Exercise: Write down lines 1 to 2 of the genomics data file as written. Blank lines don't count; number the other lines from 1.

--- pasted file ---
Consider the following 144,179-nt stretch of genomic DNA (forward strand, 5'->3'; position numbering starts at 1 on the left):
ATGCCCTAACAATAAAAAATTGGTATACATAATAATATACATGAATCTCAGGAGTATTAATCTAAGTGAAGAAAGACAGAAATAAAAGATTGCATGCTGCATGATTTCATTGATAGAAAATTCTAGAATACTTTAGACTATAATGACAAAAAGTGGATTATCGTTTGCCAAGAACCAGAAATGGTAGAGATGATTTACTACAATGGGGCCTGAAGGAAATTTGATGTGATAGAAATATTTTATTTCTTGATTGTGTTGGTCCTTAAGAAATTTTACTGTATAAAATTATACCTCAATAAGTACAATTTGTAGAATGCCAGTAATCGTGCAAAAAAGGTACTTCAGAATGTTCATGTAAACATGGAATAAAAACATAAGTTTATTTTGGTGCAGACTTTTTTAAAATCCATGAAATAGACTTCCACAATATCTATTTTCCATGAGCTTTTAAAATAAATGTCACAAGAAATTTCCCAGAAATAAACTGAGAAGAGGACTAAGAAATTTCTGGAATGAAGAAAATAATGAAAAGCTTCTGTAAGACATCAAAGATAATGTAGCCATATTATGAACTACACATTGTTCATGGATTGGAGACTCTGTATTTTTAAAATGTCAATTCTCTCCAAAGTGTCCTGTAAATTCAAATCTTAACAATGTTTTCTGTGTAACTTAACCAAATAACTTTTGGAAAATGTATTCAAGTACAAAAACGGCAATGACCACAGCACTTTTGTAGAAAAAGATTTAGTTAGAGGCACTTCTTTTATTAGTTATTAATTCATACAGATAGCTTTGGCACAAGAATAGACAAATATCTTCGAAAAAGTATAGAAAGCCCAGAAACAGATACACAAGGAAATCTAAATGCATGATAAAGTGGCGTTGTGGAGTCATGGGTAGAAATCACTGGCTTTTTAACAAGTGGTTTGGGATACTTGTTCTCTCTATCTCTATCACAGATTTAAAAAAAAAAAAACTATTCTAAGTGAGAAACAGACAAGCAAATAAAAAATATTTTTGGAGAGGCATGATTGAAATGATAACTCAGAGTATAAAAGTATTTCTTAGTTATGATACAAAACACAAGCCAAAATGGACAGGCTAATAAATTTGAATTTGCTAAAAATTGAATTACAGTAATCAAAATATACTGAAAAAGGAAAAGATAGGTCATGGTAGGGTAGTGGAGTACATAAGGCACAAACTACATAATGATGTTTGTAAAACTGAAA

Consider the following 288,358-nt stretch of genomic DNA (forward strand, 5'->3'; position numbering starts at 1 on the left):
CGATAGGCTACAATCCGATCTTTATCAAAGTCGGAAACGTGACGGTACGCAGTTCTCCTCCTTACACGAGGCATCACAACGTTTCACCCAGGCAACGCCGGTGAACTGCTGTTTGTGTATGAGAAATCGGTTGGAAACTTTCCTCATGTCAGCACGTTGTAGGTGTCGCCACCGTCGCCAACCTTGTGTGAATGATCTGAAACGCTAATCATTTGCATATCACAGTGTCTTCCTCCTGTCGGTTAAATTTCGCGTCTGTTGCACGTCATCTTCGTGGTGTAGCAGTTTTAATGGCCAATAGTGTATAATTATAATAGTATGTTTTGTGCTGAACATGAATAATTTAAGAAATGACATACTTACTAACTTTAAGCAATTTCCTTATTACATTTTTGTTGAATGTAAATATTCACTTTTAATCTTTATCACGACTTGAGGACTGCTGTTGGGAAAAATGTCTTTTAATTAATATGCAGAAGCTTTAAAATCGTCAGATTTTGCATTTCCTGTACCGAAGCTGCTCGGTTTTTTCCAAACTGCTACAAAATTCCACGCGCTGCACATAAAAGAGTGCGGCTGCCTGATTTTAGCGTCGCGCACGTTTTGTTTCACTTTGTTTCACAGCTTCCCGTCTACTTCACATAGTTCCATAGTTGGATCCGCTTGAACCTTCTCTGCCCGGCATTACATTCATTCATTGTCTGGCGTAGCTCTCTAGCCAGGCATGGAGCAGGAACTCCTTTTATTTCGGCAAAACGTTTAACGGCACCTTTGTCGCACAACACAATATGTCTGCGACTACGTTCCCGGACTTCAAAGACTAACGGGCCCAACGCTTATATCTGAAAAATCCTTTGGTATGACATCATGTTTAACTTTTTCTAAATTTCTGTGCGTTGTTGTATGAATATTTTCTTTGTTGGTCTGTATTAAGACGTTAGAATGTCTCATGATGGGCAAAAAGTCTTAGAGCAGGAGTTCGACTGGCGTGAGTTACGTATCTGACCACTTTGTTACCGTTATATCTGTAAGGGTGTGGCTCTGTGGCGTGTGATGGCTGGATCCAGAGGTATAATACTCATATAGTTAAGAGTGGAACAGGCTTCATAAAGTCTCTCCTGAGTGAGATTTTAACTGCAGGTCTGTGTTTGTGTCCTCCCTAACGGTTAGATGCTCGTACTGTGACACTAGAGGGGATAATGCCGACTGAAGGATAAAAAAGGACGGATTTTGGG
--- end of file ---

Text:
Consider the following 144,179-nt stretch of genomic DNA (forward strand, 5'->3'; position numbering starts at 1 on the left):
ATGCCCTAACAATAAAAAATTGGTATACATAATAATATACATGAATCTCAGGAGTATTAATCTAAGTGAAGAAAGACAGAAATAAAAGATTGCATGCTGCATGATTTCATTGATAGAAAATTCTAGAATACTTTAGACTATAATGACAAAAAGTGGATTATCGTTTGCCAAGAACCAGAAATGGTAGAGATGATTTACTACAATGGGGCCTGAAGGAAATTTGATGTGATAGAAATATTTTATTTCTTGATTGTGTTGGTCCTTAAGAAATTTTACTGTATAAAATTATACCTCAATAAGTACAATTTGTAGAATGCCAGTAATCGTGCAAAAAAGGTACTTCAGAATGTTCATGTAAACATGGAATAAAAACATAAGTTTATTTTGGTGCAGACTTTTTTAAAATCCATGAAATAGACTTCCACAATATCTATTTTCCATGAGCTTTTAAAATAAATGTCACAAGAAATTTCCCAGAAATAAACTGAGAAGAGGACTAAGAAATTTCTGGAATGAAGAAAATAATGAAAAGCTTCTGTAAGACATCAAAGATAATGTAGCCATATTATGAACTACACATTGTTCATGGATTGGAGACTCTGTATTTTTAAAATGTCAATTCTCTCCAAAGTGTCCTGTAAATTCAAATCTTAACAATGTTTTCTGTGTAACTTAACCAAATAACTTTTGGAAAATGTATTCAAGTACAAAAACGGCAATGACCACAGCACTTTTGTAGAAAAAGATTTAGTTAGAGGCACTTCTTTTATTAGTTATTAATTCATACAGATAGCTTTGGCACAAGAATAGACAAATATCTTCGAAAAAGTATAGAAAGCCCAGAAACAGATACACAAGGAAATCTAAATGCATGATAAAGTGGCGTTGTGGAGTCATGGGTAGAAATCACTGGCTTTTTAACAAGTGGTTTGGGATACTTGTTCTCTCTATCTCTATCACAGATTTAAAAAAAAAAAAACTATTCTAAGTGAGAAACAGACAAGCAAATAAAAAATATTTTTGGAGAGGCATGATTGAAATGATAACTCAGAGTATAAAAGTATTTCTTAGTTATGATACAAAACACAAGCCAAAATGGACAGGCTAATAAATTTGAATTTGCTAAAAATTGAATTACAGTAATCAAAATATACTGAAAAAGGAAAAGATAGGTCATGGTAGGGTAGTGGAGTACATAAGGCACAAACTACATAATGATGTTTGTAAAACTGAAA